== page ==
Magnificient adventures are captured in this selection of photographic firsts, some of the earliest images from each location, taken by world-renowned photographers including Gertrude Bell, Carleton Watkins, Isabella Bird, Herbert Ponting and Frank Hurley.
The images all feature in the ongoing Lights and Shadows exhibition, organised by the Royal Geographical Society in London, and are taken from the society’s historic image collection, revealing something of the marked progress of photography between 1851 and 1962, as well as providing a useful reference for economic, environmental or climatic change that has happened since they were taken. Read more: https://www.newscientist.com/article/…
The B.1.1.529 variant was first reported to WHO from South Africa on 24 November 2021. The epidemiological situation in South Africa has been characterized by three distinct peaks in reported cases, the latest of which was predominantly the Delta variant. In recent weeks, infections have increased steeply, coinciding with the detection of B.1.1.529 variant. The first known confirmed B.1.1.529 infection was from a specimen collected on 9 November 2021.
This variant has a large number of mutations, some of which are concerning. Preliminary evidence suggests an increased risk of reinfection with this variant, as compared to other VOCs. The number of cases of this variant appears to be increasing in almost all provinces in South Africa. Current SARS-CoV-2 PCR diagnostics continue to detect this variant. Several labs have indicated that for one widely used PCR test, one of the three target genes is not detected (called S gene dropout or S gene target failure) and this test can therefore be used as marker for this variant, pending sequencing confirmation. Using this approach, this variant has been detected at faster rates than previous surges in infection, suggesting that this variant may have a growth advantage.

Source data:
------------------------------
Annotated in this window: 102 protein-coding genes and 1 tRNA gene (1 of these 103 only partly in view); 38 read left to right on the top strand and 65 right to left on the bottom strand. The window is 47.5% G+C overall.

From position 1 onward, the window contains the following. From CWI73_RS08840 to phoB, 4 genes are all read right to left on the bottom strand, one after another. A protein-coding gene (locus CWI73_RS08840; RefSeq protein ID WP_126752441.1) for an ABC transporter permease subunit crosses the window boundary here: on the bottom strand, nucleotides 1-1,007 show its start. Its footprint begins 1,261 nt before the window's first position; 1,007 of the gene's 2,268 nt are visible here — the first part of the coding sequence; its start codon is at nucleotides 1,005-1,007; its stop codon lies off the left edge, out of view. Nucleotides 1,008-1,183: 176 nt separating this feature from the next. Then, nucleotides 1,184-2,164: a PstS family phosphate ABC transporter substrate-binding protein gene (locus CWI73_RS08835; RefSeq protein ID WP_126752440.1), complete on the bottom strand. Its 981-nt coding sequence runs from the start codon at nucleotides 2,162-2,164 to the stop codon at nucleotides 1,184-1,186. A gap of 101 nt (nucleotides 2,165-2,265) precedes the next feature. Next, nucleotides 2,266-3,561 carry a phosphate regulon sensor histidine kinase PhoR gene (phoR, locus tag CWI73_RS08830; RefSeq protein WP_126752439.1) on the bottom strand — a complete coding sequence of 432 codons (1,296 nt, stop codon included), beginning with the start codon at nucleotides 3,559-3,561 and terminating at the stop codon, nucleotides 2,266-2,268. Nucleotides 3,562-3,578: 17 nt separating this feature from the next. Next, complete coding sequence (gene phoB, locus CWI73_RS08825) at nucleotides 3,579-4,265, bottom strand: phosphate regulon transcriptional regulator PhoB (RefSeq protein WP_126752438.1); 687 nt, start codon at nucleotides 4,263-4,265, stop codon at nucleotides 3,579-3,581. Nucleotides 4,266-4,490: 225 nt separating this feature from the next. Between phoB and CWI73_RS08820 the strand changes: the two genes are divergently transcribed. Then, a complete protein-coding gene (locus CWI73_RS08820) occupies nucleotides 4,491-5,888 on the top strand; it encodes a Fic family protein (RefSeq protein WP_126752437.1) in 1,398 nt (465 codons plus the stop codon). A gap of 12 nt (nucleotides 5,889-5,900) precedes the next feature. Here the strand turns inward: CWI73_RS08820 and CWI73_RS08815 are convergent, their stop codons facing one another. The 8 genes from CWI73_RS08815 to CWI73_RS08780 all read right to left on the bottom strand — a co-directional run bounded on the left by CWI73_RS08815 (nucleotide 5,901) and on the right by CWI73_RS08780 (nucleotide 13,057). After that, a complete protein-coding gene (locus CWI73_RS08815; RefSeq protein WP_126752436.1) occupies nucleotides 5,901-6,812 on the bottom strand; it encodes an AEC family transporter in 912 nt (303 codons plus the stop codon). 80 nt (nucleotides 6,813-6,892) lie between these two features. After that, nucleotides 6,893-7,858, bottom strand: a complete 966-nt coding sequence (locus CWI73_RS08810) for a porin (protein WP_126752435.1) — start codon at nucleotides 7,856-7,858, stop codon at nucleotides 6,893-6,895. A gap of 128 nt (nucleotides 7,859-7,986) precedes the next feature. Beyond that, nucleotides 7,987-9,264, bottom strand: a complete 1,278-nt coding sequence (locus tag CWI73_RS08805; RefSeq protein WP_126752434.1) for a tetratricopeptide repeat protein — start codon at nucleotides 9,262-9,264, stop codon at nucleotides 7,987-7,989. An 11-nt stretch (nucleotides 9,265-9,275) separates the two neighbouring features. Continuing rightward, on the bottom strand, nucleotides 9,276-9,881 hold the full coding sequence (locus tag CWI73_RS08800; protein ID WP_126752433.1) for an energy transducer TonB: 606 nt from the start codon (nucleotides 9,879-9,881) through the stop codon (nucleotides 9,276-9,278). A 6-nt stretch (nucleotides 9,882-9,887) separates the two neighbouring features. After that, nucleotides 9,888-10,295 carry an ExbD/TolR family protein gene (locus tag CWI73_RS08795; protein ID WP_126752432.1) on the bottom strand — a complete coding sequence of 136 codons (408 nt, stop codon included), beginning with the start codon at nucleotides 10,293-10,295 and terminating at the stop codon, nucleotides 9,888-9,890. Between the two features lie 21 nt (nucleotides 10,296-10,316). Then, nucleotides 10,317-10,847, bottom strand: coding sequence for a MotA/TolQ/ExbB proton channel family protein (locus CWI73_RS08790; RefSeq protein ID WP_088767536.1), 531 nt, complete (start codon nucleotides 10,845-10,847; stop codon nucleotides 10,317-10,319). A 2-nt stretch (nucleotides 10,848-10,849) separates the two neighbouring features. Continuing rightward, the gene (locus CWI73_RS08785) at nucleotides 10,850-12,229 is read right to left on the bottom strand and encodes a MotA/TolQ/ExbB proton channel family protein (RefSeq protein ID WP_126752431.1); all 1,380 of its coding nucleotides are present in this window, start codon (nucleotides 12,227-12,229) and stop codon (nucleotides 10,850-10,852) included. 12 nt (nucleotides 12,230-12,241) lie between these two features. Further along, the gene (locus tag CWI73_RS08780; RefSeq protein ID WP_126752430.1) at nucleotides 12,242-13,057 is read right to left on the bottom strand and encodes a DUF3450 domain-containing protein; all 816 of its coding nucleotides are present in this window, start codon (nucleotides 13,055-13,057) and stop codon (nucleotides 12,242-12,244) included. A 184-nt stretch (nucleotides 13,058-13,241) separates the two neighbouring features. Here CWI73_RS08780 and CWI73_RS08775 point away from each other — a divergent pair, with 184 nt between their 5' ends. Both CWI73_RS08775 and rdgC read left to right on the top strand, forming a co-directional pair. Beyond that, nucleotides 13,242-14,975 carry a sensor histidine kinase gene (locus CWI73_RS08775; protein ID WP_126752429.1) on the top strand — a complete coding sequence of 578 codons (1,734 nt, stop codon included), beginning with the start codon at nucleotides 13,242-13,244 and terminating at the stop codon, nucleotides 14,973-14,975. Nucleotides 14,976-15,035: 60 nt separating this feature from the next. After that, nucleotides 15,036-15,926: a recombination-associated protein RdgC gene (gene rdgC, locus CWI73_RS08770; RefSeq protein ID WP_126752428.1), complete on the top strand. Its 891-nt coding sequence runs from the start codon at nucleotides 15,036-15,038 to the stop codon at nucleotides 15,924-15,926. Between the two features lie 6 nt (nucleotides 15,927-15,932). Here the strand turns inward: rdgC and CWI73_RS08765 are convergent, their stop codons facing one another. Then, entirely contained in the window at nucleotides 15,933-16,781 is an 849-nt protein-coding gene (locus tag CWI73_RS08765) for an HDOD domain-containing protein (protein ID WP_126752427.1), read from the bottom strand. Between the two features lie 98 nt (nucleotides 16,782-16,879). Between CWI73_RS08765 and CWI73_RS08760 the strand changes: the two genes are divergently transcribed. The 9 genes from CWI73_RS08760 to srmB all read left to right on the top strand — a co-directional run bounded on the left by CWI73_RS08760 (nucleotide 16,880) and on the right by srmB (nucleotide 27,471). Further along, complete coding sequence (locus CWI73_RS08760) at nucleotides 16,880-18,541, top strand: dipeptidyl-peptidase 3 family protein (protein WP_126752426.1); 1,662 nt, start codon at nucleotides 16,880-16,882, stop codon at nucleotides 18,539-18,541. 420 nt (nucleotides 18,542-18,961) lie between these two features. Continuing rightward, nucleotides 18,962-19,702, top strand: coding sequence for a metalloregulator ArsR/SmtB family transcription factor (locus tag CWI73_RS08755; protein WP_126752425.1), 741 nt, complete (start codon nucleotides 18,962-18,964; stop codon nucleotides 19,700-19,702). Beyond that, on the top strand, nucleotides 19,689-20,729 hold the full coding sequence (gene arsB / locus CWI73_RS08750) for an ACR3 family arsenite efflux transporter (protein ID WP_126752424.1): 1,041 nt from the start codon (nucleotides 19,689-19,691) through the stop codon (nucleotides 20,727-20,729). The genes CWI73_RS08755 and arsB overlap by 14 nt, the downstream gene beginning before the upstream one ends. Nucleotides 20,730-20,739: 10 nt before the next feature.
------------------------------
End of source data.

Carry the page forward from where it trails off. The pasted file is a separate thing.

Born to Hollywood royalty, the actress and model Candice Bergen found her greatest talent in comedy, as the Oscar-nominated star of “Starting Over” and a five-time Emmy-winner for “Murphy Brown.” Candice Bergen talked with “Sunday Morning” anchor Jane Pauley about finding new wellsprings of confidence at age 75, as well as the privilege of being a doting grandmother.
Seems that comedian Billy Crystal has always enjoyed playing old, like in 1987’s “The Princess Bride.” Actually getting old? Not so much. But it will be less of a stretch for the now-73-year-old to play an aging comic in the upcoming Broadway musical, “Mr. Saturday Night.” Correspondent Tracy Smith finds out how Crystal stays so youthful.
A selection of three essential articles read aloud from the latest issue of The Economist. This week: the venture-capital industry is being turbocharged, what the fate of star tennis-player Peng Shuai reveals about one-party rule in China (10’52) and, when a museum is on fire, how do you decide what to save? (19’09).
Gudbrandsjuvet is a 5 metres narrow and 20–25 metres high ravine through which the Valldøla River forces itself. The ravine is easily accessible from main road route 63 between Valldal and Trollstigen. The waters have formed a complex of deep potholes and intricate formations. The depth down from the surface of the water is about equal to the depth of ravine down to the river.
According to a story from the 1500’s, the ravine was named after a man called Gudbrand, who ran off with his new bride and saved himself from his angry pursuers by jumping over the ravine at its narrowest point. Gudbrand was declared an outlaw for his deeds, and lived the rest of his life in a stone hut in one of the side-valleys above Gudbrandsjuvet. The valley is still called Gudbrandsdalen to this day. One thing the story doesn’t mention is whether his bride followed him over the ravine…